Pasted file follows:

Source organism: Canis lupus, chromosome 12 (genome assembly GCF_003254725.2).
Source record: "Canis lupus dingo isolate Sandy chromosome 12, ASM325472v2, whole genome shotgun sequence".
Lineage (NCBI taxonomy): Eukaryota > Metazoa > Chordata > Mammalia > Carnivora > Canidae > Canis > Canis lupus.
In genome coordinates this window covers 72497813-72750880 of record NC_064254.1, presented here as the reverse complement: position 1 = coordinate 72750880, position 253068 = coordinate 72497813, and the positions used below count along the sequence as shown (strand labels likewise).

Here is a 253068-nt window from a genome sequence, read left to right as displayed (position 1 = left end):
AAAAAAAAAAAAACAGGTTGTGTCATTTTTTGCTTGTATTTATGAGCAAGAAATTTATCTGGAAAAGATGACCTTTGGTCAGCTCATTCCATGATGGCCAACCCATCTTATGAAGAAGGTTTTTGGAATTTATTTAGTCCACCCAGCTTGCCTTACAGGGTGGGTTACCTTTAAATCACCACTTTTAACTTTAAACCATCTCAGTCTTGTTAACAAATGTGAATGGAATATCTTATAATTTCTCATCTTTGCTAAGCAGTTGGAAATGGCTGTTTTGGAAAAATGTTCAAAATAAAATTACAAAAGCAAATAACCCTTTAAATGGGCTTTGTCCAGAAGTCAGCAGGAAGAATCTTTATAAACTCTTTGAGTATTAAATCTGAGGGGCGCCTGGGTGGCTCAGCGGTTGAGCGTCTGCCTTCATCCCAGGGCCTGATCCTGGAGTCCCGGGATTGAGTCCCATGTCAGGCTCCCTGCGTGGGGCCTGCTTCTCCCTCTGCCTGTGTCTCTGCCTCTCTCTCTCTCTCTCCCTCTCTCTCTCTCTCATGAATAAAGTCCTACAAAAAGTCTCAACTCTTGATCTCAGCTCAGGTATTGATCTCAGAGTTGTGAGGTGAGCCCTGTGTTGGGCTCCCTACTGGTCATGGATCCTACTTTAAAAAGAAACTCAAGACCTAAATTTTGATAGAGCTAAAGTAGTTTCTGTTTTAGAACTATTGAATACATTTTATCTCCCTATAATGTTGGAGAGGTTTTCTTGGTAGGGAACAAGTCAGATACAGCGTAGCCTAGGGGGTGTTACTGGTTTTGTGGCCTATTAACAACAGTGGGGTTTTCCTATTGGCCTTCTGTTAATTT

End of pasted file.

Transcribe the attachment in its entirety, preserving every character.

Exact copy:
Source organism: Canis lupus, chromosome 12 (genome assembly GCF_003254725.2).
Source record: "Canis lupus dingo isolate Sandy chromosome 12, ASM325472v2, whole genome shotgun sequence".
Lineage (NCBI taxonomy): Eukaryota > Metazoa > Chordata > Mammalia > Carnivora > Canidae > Canis > Canis lupus.
In genome coordinates this window covers 72497813-72750880 of record NC_064254.1, presented here as the reverse complement: position 1 = coordinate 72750880, position 253068 = coordinate 72497813, and the positions used below count along the sequence as shown (strand labels likewise).

Here is a 253068-nt window from a genome sequence, read left to right as displayed (position 1 = left end):
AAAAAAAAAAAAACAGGTTGTGTCATTTTTTGCTTGTATTTATGAGCAAGAAATTTATCTGGAAAAGATGACCTTTGGTCAGCTCATTCCATGATGGCCAACCCATCTTATGAAGAAGGTTTTTGGAATTTATTTAGTCCACCCAGCTTGCCTTACAGGGTGGGTTACCTTTAAATCACCACTTTTAACTTTAAACCATCTCAGTCTTGTTAACAAATGTGAATGGAATATCTTATAATTTCTCATCTTTGCTAAGCAGTTGGAAATGGCTGTTTTGGAAAAATGTTCAAAATAAAATTACAAAAGCAAATAACCCTTTAAATGGGCTTTGTCCAGAAGTCAGCAGGAAGAATCTTTATAAACTCTTTGAGTATTAAATCTGAGGGGCGCCTGGGTGGCTCAGCGGTTGAGCGTCTGCCTTCATCCCAGGGCCTGATCCTGGAGTCCCGGGATTGAGTCCCATGTCAGGCTCCCTGCGTGGGGCCTGCTTCTCCCTCTGCCTGTGTCTCTGCCTCTCTCTCTCTCTCTCCCTCTCTCTCTCTCTCATGAATAAAGTCCTACAAAAAGTCTCAACTCTTGATCTCAGCTCAGGTATTGATCTCAGAGTTGTGAGGTGAGCCCTGTGTTGGGCTCCCTACTGGTCATGGATCCTACTTTAAAAAGAAACTCAAGACCTAAATTTTGATAGAGCTAAAGTAGTTTCTGTTTTAGAACTATTGAATACATTTTATCTCCCTATAATGTTGGAGAGGTTTTCTTGGTAGGGAACAAGTCAGATACAGCGTAGCCTAGGGGGTGTTACTGGTTTTGTGGCCTATTAACAACAGTGGGGTTTTCCTATTGGCCTTCTGTTAATTT